Candidates from both parties and their proxies will wander the halls of next conference assessing their PIQ - pro-Israel quotient.
By RON KAMPEAS / JTA
Ten months before New Hampshire voters render their tone-setting verdicts in the race for the next president of the United States, candidates from both parties and their proxies will wander the halls of next week's American Israel Public Affairs Committee conference assessing their PIQ - pro-Israel quotient.
The conference of the powerful pro-Israel lobby addresses an array of challenges facing Israel, but dealing with Iran carries a special urgency as its nuclear program continues apace.
AIPAC's executive committee is expected to outline its tough pro-sanctions line in a resolution, and delegates will endorse bills outlining further sanctions - including against third parties that deal with Iran - when they visit Capitol Hill to lobby on Tuesday, the conference's final day.
Iran also is the pro-Israel issue where Democrats and Republicans differ - on the degree of permissible engagement with the Islamic Republic - and conference-goers will closely watch how top representatives of both parties frame the issue.
The annual policy conference is AIPAC's benchmark event and the one opportunity to reach major givers in the pro-Israel community gathered under a single roof, albeit the huge, multi-raftered roof of Washington's convention center.
AIPAC traditionally draws about 6,000 activists to the policy forum. This will be the last chance to reach them before primary season begins in January. This presidential campaign is expected to be the most expensive race ever.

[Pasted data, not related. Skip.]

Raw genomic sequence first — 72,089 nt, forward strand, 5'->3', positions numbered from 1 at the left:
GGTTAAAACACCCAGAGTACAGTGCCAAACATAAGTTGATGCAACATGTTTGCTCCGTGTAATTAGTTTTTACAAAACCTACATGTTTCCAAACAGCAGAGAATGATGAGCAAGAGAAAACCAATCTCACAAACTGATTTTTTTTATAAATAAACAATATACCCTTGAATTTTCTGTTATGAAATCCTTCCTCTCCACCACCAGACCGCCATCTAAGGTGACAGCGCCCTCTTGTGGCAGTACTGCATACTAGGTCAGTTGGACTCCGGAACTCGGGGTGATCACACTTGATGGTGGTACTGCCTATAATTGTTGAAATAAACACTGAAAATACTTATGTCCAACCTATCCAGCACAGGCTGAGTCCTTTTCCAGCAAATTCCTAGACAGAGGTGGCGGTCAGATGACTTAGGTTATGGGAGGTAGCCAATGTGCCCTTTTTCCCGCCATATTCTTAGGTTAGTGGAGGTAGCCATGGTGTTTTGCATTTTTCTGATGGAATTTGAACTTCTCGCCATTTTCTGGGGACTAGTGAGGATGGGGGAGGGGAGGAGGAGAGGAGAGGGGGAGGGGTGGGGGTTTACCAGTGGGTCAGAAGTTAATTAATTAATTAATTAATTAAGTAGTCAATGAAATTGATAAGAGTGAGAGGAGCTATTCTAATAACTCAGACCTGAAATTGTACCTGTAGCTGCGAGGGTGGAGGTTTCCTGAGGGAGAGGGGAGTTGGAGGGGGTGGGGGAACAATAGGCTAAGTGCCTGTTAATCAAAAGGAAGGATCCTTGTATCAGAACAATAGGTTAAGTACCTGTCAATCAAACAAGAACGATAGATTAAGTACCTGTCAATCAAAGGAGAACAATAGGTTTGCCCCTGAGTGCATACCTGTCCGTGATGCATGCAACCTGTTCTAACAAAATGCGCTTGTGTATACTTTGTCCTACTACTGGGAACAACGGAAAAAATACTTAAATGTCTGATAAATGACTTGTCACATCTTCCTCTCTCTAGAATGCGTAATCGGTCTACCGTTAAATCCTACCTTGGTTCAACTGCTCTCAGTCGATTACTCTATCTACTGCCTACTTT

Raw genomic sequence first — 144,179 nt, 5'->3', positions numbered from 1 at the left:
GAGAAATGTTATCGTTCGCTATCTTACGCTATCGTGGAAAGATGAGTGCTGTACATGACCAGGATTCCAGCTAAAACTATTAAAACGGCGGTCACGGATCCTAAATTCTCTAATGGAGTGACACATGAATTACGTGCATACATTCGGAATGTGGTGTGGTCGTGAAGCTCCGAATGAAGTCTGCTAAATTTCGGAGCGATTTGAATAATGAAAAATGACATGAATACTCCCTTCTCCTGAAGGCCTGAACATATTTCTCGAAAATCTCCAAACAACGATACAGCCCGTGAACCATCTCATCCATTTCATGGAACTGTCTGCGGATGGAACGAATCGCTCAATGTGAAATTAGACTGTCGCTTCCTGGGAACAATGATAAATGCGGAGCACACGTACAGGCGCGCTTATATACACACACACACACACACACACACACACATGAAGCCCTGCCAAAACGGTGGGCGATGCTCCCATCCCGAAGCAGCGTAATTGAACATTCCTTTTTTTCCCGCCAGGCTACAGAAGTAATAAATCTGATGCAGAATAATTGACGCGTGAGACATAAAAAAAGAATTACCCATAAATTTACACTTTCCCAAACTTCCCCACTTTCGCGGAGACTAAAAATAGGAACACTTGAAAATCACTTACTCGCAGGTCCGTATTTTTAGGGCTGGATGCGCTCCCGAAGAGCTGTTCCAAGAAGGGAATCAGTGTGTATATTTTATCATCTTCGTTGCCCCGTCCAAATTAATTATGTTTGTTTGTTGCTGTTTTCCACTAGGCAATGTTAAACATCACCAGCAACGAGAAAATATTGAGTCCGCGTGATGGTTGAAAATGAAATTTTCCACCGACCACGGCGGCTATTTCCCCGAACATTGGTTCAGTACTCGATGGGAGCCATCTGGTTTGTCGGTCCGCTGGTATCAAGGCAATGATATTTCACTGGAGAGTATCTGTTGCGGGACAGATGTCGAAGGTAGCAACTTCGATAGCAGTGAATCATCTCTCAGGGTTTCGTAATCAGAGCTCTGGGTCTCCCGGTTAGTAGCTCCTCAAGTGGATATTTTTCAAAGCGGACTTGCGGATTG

None of the declared presidential candidates will speak at the conference, but most are likely to attend Monday's gala dinner, the conference's highlight. Top officials speaking include Vice President Dick Cheney and Rep. Nancy Pelosi (D-Calif.) in her first AIPAC appearance since becoming speaker of the U.S. House of Representatives.
Israeli Foreign Minister Tzipi Livni will speak at the same session as Cheney, and Prime Minister Ehud Olmert will address the gathering by satellite.
The agenda for the policy conference reads like a wish list for what the pro-Israel powerhouse expects from the candidates --- and members of the U.S. Congress.
One session is titled "Danger in Damascus," leaving little doubt where AIPAC stands on accommodation with Syria. "Radioactive Revolution: What a nuclear Iran would mean for the world" is similarly straightforward.
Other topics include isolating the Palestinian Authority as long as it is headed by Hamas and promoting homeland security cooperation between Israel and the United States.
Another feature of the conference is AIPAC's renewed outreach efforts to non-Jews. One session is dedicated to pro-Israel African Americans, and several embrace evangelical Christians, a group that organizational Jews only recently have come to appreciate. Pastor John Hagee, who founded Christians United for Israel, is a speaker.
The presidential candidates have been reaching out to the pro-Israel community in large forums and small in recent months, from regional AIPAC conferences to Israel's Herzliya policy conference in January. Most recently, U.S. Sens. Hillary Clinton (D-N.Y.) and Barack Obama (D-Ill.) addressed local AIPAC events in New York and Chicago.
AIPAC rushed Obama's Chicago appearance forward to last Friday, partly so the candidate could set out his Middle East policy before the AIPAC conference.